But if that model attracts a mainstream audiences to films about rock climbing or kayaking, then who am I to criticize? After all, Arctic Ascent compelled me to fixate on—albeit briefly—a hunk of rock in Greenland whose name I can barely pronounce (ahem, it’s Ing-muh-cor-tuh-lack). Convincing mainstream viewers to care about Ingmikortilaq and Greenland’s melting glaciers may be more impressive than actually scaling the cliff.

Adventurers cross a glacier in Greenland.
Honnold leads his team across a glacial expanse in Greenland. (Photo: National Geographic/Matt Pycroft)

It’s a relatable challenge. While watching the series I often contemplated a singular hurdle facing journalists and filmmakers in outdoor media, myself included: trying to get casual audiences to care about a mountain or trail or place that they’ve never heard of.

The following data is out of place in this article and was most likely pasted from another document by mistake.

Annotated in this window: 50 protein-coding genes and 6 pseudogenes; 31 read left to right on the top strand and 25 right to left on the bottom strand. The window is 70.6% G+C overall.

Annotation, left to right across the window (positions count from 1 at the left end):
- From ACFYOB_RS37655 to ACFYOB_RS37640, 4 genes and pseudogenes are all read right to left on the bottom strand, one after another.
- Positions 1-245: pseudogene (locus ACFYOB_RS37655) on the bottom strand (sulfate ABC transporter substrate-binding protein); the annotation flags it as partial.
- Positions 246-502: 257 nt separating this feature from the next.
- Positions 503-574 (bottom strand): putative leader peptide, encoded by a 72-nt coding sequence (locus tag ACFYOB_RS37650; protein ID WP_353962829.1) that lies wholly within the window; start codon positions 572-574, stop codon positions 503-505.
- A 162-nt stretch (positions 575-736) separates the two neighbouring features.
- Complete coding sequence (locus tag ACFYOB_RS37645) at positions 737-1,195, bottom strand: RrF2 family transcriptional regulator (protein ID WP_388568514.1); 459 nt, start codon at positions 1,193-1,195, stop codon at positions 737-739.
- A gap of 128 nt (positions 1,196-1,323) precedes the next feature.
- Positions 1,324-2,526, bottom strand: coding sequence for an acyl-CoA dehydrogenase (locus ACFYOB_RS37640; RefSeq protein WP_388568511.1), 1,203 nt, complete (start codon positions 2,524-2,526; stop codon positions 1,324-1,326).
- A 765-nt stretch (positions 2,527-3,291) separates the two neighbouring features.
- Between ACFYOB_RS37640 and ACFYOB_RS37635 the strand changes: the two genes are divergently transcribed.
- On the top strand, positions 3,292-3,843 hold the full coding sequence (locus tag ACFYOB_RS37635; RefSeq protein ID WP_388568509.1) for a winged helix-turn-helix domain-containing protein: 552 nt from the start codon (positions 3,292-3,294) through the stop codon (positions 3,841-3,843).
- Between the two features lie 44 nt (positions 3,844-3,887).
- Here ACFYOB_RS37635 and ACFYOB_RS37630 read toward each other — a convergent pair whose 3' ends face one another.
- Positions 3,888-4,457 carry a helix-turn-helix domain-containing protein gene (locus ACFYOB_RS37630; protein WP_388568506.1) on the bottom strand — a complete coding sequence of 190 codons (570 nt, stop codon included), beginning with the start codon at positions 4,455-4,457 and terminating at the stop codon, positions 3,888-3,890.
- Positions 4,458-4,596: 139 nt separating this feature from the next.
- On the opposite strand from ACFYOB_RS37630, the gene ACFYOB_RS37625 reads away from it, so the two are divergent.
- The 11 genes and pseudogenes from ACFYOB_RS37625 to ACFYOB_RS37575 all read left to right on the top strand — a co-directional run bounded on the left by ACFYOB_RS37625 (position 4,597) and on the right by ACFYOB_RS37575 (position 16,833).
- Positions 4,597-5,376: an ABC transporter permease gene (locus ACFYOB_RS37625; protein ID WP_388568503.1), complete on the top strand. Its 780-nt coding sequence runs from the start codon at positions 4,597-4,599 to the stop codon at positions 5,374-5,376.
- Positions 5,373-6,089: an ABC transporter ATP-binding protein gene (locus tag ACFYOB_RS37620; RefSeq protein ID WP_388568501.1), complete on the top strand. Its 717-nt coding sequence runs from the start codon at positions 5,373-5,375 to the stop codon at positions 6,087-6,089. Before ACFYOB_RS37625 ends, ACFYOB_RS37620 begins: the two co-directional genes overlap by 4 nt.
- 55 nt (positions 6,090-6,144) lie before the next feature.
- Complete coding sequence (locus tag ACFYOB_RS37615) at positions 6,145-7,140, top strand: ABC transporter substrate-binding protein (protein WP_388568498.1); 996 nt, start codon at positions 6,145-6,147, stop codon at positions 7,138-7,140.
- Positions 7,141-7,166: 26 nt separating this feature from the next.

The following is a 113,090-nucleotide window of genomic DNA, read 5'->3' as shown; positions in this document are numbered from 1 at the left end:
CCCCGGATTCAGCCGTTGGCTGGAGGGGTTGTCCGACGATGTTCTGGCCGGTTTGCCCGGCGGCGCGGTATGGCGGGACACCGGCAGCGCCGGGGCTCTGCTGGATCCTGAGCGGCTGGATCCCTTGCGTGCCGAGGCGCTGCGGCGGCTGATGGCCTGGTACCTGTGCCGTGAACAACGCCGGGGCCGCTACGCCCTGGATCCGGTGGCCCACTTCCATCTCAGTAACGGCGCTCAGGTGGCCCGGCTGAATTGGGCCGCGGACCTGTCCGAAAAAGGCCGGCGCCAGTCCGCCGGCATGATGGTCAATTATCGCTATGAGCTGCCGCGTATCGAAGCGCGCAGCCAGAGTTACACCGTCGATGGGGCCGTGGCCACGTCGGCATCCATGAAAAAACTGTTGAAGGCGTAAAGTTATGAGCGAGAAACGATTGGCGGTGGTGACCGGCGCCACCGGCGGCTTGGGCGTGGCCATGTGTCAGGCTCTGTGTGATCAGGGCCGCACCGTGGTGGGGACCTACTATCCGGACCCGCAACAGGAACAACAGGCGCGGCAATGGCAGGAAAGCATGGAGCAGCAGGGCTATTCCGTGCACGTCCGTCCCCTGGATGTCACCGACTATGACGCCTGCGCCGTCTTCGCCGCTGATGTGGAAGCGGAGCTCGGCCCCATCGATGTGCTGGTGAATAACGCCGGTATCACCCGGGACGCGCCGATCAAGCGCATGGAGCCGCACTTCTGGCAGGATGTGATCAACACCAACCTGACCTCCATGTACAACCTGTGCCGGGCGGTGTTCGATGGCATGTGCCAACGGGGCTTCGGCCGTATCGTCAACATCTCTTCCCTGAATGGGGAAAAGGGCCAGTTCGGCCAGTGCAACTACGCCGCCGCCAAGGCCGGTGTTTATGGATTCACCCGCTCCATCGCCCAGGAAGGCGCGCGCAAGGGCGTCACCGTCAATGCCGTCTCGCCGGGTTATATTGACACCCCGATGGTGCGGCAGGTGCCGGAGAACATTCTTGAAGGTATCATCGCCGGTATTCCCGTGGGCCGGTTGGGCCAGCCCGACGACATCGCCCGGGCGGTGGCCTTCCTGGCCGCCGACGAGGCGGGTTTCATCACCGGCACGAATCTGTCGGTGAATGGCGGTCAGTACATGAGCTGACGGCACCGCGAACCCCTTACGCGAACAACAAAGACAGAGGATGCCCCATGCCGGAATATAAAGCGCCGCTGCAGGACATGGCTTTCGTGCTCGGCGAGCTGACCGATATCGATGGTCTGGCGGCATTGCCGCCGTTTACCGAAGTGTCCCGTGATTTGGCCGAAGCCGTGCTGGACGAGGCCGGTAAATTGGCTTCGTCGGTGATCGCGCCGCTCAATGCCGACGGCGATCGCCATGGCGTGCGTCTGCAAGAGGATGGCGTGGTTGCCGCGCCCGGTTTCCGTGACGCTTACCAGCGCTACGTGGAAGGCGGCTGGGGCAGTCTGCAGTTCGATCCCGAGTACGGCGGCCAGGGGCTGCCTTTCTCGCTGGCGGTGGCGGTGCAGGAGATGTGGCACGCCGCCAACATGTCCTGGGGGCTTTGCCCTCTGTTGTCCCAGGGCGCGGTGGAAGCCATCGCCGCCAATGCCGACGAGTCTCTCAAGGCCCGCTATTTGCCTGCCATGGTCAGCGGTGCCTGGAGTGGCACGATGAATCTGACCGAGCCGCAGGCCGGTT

Name recognition is still crucial in adventure storytelling. It’s why hundreds of climbers will flock to Mount Everest this May, and why stories of their foibles will generate far more media tonnage than that of the few world-class alpinists who ascend much tougher routes on little-known peaks like Jannu or Masherbrum. It’s why Swiss climbers Ueli Steck  and Dani Arnold became famous for speed climbing Eiger, Jungfrau, and Matterhorn. It’s why climbers now seem to be lining up by the dozen to ascend the 14 peaks that stand above 8,000 meters in the shortest amount of time. John and Jane Q. Public now recognize these mountains as worthy of our collective attention—something that is inextricably tied to past books, films, and magazine stories. Will Arctic Ascent raise Ingmikortilaq’s international profile to this level? We will have to wait and see.